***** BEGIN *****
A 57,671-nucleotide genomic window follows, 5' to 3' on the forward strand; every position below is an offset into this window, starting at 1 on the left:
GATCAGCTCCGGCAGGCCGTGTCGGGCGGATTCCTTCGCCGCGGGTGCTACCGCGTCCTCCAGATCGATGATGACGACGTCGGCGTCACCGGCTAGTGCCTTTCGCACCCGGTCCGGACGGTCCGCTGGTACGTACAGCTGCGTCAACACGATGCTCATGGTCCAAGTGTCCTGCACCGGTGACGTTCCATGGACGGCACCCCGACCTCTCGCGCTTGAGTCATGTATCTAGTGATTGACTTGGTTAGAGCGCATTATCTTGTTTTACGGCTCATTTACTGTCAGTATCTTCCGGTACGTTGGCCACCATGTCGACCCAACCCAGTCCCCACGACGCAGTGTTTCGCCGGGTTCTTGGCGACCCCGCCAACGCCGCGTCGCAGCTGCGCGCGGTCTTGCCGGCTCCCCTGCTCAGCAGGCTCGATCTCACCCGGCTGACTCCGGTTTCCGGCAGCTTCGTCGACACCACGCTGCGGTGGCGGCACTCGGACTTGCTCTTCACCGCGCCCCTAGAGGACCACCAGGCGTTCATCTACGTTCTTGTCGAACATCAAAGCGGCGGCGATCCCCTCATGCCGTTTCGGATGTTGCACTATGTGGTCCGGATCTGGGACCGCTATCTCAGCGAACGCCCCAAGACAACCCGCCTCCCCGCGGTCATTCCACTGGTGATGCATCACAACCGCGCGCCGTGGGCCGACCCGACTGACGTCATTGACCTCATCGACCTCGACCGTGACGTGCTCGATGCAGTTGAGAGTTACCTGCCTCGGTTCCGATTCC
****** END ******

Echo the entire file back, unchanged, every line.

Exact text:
A 57,671-nucleotide genomic window follows, 5' to 3' on the forward strand; every position below is an offset into this window, starting at 1 on the left:
GATCAGCTCCGGCAGGCCGTGTCGGGCGGATTCCTTCGCCGCGGGTGCTACCGCGTCCTCCAGATCGATGATGACGACGTCGGCGTCACCGGCTAGTGCCTTTCGCACCCGGTCCGGACGGTCCGCTGGTACGTACAGCTGCGTCAACACGATGCTCATGGTCCAAGTGTCCTGCACCGGTGACGTTCCATGGACGGCACCCCGACCTCTCGCGCTTGAGTCATGTATCTAGTGATTGACTTGGTTAGAGCGCATTATCTTGTTTTACGGCTCATTTACTGTCAGTATCTTCCGGTACGTTGGCCACCATGTCGACCCAACCCAGTCCCCACGACGCAGTGTTTCGCCGGGTTCTTGGCGACCCCGCCAACGCCGCGTCGCAGCTGCGCGCGGTCTTGCCGGCTCCCCTGCTCAGCAGGCTCGATCTCACCCGGCTGACTCCGGTTTCCGGCAGCTTCGTCGACACCACGCTGCGGTGGCGGCACTCGGACTTGCTCTTCACCGCGCCCCTAGAGGACCACCAGGCGTTCATCTACGTTCTTGTCGAACATCAAAGCGGCGGCGATCCCCTCATGCCGTTTCGGATGTTGCACTATGTGGTCCGGATCTGGGACCGCTATCTCAGCGAACGCCCCAAGACAACCCGCCTCCCCGCGGTCATTCCACTGGTGATGCATCACAACCGCGCGCCGTGGGCCGACCCGACTGACGTCATTGACCTCATCGACCTCGACCGTGACGTGCTCGATGCAGTTGAGAGTTACCTGCCTCGGTTCCGATTCC